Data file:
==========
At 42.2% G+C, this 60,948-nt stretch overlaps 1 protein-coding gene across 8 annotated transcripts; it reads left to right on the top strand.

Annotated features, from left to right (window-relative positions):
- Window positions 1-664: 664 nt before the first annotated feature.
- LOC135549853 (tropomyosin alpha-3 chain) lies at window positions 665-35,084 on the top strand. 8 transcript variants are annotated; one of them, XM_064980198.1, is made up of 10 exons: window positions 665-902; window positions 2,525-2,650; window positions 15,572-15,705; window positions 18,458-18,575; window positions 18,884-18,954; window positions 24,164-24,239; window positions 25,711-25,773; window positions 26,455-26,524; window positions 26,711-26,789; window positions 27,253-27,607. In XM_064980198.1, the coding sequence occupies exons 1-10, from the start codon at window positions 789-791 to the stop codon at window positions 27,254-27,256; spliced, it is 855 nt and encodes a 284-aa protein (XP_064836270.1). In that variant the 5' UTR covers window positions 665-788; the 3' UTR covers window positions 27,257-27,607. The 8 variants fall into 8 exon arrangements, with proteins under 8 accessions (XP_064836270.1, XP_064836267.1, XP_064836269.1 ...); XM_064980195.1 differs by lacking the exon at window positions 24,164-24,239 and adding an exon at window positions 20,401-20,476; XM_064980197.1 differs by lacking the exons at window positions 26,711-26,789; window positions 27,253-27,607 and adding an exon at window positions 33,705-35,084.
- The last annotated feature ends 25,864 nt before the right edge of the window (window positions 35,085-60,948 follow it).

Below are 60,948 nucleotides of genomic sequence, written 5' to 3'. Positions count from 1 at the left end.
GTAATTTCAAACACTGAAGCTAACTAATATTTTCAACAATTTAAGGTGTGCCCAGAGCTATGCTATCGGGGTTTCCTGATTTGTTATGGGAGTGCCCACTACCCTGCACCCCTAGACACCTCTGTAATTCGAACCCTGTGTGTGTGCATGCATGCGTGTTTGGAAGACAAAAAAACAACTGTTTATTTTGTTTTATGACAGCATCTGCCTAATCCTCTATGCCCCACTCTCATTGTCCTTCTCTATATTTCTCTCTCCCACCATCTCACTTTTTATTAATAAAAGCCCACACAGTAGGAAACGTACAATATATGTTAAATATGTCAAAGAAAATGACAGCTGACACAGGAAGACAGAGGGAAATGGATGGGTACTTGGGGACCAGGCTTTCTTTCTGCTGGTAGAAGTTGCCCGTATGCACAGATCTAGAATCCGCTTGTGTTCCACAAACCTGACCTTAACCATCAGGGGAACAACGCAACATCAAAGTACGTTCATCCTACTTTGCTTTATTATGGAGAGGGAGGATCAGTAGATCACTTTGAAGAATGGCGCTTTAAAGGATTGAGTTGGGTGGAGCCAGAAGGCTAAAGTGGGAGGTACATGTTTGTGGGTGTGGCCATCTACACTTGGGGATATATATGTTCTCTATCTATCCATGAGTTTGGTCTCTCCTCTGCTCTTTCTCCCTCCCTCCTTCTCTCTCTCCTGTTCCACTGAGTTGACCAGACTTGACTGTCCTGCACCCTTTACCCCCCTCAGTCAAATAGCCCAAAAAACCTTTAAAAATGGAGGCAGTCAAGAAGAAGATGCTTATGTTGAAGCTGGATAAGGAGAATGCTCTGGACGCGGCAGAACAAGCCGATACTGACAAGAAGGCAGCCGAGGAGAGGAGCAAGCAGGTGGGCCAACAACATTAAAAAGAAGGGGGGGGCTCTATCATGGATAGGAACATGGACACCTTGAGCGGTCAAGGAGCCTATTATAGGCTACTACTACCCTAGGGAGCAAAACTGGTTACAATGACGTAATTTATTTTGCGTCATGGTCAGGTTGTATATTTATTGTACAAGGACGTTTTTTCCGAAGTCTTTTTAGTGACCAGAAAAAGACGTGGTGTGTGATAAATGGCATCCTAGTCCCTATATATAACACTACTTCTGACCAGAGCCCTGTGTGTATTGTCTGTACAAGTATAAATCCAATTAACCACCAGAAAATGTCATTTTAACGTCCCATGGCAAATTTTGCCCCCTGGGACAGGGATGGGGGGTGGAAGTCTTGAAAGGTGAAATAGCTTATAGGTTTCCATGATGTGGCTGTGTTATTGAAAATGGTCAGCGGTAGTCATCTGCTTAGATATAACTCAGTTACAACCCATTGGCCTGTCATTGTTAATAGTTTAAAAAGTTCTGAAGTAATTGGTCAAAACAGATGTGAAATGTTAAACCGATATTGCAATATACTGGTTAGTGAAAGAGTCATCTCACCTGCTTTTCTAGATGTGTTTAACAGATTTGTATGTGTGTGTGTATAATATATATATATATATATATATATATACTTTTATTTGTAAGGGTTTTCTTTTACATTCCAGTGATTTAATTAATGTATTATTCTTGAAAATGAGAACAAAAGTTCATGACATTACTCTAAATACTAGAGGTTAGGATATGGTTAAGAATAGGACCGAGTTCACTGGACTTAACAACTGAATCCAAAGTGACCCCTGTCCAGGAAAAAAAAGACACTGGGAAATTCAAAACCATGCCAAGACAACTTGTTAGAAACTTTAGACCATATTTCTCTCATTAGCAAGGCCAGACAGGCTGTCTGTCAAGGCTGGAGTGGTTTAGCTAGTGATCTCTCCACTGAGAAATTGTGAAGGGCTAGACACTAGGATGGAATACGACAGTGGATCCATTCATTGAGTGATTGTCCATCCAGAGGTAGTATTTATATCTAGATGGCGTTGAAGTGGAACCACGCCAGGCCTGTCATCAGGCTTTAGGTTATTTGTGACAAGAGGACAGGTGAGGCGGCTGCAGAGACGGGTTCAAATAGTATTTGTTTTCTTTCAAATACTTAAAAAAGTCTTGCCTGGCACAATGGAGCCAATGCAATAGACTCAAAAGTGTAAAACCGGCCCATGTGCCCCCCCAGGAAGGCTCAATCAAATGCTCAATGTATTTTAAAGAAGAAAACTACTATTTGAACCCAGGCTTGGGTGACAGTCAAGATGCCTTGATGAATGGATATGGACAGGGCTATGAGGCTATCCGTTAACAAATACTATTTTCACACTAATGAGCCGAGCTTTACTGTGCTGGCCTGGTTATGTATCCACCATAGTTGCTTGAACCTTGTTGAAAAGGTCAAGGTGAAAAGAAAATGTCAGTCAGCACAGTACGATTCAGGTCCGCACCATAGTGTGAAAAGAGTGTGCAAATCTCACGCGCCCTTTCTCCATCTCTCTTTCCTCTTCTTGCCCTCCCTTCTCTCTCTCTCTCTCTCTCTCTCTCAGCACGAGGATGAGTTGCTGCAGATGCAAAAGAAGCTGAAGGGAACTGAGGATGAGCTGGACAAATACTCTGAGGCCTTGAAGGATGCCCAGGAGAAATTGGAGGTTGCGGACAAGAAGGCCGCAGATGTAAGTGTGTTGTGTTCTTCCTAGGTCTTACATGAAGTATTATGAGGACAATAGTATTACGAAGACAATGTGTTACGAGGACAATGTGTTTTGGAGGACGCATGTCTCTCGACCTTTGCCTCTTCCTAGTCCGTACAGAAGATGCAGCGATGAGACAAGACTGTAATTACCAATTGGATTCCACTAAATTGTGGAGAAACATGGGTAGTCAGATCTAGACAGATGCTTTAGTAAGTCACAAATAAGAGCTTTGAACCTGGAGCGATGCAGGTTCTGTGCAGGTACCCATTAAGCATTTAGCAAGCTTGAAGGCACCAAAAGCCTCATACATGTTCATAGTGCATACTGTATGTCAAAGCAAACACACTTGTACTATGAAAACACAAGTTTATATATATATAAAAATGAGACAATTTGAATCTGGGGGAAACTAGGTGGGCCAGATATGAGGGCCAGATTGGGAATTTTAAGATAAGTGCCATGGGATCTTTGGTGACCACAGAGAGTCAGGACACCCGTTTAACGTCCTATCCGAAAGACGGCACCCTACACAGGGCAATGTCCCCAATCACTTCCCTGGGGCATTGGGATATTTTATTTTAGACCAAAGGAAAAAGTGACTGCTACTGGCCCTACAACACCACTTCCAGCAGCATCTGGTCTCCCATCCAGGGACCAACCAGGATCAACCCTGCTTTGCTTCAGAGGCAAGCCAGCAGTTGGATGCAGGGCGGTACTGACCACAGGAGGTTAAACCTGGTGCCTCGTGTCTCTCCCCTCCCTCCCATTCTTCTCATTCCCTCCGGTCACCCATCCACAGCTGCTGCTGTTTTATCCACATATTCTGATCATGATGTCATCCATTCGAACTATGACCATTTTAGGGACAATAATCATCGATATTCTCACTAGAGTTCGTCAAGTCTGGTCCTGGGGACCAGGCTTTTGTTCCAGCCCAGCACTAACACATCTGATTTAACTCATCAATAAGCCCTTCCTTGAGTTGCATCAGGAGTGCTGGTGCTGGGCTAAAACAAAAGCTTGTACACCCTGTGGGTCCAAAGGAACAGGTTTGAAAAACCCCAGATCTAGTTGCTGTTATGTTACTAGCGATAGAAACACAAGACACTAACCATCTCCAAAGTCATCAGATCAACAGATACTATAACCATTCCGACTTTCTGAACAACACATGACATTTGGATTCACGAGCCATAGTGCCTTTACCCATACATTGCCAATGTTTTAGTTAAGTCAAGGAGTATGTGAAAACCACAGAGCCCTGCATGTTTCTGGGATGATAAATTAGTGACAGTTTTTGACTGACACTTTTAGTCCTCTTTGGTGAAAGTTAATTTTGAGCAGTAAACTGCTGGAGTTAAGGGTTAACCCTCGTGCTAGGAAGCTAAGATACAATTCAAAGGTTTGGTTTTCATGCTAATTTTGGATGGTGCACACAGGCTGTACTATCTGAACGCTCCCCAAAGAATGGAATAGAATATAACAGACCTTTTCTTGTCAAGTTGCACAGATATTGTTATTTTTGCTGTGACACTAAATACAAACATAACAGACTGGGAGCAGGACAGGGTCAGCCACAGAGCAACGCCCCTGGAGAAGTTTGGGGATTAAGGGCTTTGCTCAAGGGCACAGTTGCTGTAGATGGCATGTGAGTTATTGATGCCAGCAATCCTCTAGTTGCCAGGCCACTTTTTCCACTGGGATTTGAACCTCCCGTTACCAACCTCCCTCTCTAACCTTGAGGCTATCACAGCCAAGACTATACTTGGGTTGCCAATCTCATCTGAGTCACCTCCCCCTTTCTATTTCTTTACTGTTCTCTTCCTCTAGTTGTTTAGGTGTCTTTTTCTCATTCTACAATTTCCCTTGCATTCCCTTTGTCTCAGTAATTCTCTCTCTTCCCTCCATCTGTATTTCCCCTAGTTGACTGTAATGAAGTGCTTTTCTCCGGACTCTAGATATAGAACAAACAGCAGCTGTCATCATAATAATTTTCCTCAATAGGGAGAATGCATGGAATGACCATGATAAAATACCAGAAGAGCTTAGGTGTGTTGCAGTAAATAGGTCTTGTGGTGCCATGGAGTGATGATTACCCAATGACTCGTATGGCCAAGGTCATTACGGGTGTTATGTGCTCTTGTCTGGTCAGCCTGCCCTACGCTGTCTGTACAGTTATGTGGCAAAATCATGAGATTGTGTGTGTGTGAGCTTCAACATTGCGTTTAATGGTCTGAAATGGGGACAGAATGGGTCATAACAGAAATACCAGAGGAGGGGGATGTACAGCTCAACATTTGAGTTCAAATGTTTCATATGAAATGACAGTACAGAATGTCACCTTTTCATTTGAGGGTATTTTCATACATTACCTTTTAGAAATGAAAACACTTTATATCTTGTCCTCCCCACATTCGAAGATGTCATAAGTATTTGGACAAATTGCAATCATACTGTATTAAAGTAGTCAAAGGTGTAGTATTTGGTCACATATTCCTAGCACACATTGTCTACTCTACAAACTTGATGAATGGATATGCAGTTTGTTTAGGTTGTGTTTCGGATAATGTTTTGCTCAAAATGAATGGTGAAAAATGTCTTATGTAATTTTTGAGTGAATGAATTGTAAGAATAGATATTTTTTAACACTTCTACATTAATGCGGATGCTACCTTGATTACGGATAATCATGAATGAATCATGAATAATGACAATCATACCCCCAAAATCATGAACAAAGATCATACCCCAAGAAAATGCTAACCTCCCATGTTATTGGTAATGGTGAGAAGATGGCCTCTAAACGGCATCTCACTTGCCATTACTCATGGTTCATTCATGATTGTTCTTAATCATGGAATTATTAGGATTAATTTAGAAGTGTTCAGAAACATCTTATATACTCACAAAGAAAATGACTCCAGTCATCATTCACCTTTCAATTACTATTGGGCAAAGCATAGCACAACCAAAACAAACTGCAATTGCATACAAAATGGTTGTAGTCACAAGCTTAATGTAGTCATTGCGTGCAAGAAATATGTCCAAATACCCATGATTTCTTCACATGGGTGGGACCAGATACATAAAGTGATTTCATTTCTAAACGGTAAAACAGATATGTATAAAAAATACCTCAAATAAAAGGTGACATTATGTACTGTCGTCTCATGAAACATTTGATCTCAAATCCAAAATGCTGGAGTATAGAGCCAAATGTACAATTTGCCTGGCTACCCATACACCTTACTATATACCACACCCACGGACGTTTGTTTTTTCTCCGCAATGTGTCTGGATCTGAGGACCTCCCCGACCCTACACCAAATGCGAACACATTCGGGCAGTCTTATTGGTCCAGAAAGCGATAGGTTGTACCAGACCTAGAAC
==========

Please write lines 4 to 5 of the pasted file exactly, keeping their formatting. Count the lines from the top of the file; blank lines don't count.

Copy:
- LOC135549853 (tropomyosin alpha-3 chain) lies at window positions 665-35,084 on the top strand. 8 transcript variants are annotated; one of them, XM_064980198.1, is made up of 10 exons: window positions 665-902; window positions 2,525-2,650; window positions 15,572-15,705; window positions 18,458-18,575; window positions 18,884-18,954; window positions 24,164-24,239; window positions 25,711-25,773; window positions 26,455-26,524; window positions 26,711-26,789; window positions 27,253-27,607. In XM_064980198.1, the coding sequence occupies exons 1-10, from the start codon at window positions 789-791 to the stop codon at window positions 27,254-27,256; spliced, it is 855 nt and encodes a 284-aa protein (XP_064836270.1). In that variant the 5' UTR covers window positions 665-788; the 3' UTR covers window positions 27,257-27,607. The 8 variants fall into 8 exon arrangements, with proteins under 8 accessions (XP_064836270.1, XP_064836267.1, XP_064836269.1 ...); XM_064980195.1 differs by lacking the exon at window positions 24,164-24,239 and adding an exon at window positions 20,401-20,476; XM_064980197.1 differs by lacking the exons at window positions 26,711-26,789; window positions 27,253-27,607 and adding an exon at window positions 33,705-35,084.
- The last annotated feature ends 25,864 nt before the right edge of the window (window positions 35,085-60,948 follow it).